Approximation of intracellular Fura-2FF concentrations
Capillaries (20 μm internal diameter; VitroCom, Mountain Lakes, NJ, USA) were filled with various concentrations of Fura-2FF pentapotassium salt dissolved in 100 mM KNO3, 50 mM PIPES, 10 mM EGTA, pH 7.2. The isosbestic point fluorescence (F356; 356 nm excitation, 515 nm emission) from the capillaries was measured using the Attofluor imaging system with the same optics and camera settings as those used to monitor the Fura-2FF F356 fluorescence emitted from hippocampal neurons. The Fura-2FF concentration in the capillaries that yielded the same F356 as the average F356 measured in 173 Fura-2FF-loaded neurons was taken as an approximation of the intracellular Fura-2FF concentration. It needs to be stressed that the accuracy of this approach is uncertain. Several factors in addition to Fura-2FF concentration affect intracellular F356. Intracellular viscosity is known to enhance fluorescence intensity (Poenie 1990) and may also slightly shift the isosbestic point (Busa 1992). The viscosity effect would enhance F356 fluorescence emitted from cultured neurons. However, fluorescence from neurons would be lower than that emitted from capillaries because the path length through cultured neurons, 5–14 μm, is shorter than the internal diameter of the capillaries.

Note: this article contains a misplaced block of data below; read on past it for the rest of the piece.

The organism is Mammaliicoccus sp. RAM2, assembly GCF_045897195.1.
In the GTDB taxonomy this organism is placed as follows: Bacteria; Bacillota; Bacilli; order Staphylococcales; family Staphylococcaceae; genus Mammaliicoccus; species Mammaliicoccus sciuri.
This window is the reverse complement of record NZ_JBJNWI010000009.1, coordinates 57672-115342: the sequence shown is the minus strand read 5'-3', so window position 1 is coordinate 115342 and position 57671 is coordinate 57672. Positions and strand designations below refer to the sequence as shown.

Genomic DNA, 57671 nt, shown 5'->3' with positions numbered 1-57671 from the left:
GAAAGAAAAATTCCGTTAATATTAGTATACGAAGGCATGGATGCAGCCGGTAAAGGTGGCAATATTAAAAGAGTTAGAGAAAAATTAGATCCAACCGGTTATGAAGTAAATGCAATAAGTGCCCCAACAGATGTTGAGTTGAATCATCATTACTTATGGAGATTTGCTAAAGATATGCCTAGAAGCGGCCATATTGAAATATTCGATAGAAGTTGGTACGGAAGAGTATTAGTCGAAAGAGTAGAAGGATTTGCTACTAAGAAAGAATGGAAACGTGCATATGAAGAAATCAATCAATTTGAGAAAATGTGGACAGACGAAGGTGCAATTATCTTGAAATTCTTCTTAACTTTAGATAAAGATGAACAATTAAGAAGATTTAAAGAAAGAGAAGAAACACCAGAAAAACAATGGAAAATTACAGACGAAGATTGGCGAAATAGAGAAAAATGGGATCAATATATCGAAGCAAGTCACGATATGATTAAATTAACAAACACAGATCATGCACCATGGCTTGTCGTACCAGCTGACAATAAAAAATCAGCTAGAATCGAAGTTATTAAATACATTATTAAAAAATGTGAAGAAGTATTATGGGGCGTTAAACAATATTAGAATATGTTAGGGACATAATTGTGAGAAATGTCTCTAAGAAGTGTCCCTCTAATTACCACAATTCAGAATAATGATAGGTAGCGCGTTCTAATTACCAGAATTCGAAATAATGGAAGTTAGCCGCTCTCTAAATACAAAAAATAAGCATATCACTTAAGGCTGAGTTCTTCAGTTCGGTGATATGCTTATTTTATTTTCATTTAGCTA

Approximation of intracellular FluoZin-3 concentrations
This was done as described above for Fura-2FF except that the capillaries were filled with various concentrations of FluoZin-3 tetrapotassium salt dissolved in 100 mM KNO3, 50 mM PIPES, 10 mM EGTA, 10 mM ZnSO4 (10 μM free Zn2+), pH 7.2. Under such conditions, FluoZin-3 is saturated with Zn2+ and its fluorescence (F488; 488 nm excitation and 515 nm emission) reflects the concentration of the indicator. The FluoZin-3 concentration in capillaries yielding the F488 value equal to the average Fmax measured in neurons loaded with FluoZin-3 was taken as an approximation of FluoZin-3 concentration in the neurons.
Measuring FluoZin-3 and Fura-2FF apparent zinc Kd at a pH of 7.2 and 6.1
Fluorescence of media supplemented with 10 nM FluoZin-3 tetrapotassium salt or 10 nM Fura-2FF pentapotassium salt and containing free Zn2+ concentrations ranging from 0 to 10 μM was measured at 25°C using a PTI QuantaMaster spectrofluorometer (Photon Technology International, Inc., Birmingham, NJ, USA). The media were prepared using 100 mM KNO3, 50 mM PIPES, 10 mM EGTA and 0–10 mM ZnSO4 at the pH of 7.2 or 6.1 (adjusted using KOH). Free Zn2+ concentration was calculated using the WEBMAXC STANDARD program (Patton 2009). The fluorescence of FluoZin-3 was excited at 488 nm (F488) and that of Fura-2FF at 346 nm (F346); the emission was measured in both cases at 515 nm. F346 was chosen to excite Fura-2FF because at this wavelength the fluorescence of Fura-2FF-Zn complex reaches maximum (Kiedrowski 2011). FluoZin-3 data were fitted to a 2-parameter equation F488 = Fmax × [Zn]/(Kd + [Zn]); Fura-2FF data were fitted to a 3-parameter equation F346 = y0 + Fmax × [Zn]/(Kd + [Zn]), where Fmax is the maximal F488 or F346, Kd is the apparent zinc dissociation constant, and y0 is the F346 at [Zn] = 0. To fit the data, SigmaPlot 10 software (Systat Software Inc., Richmond, CA, USA) was used.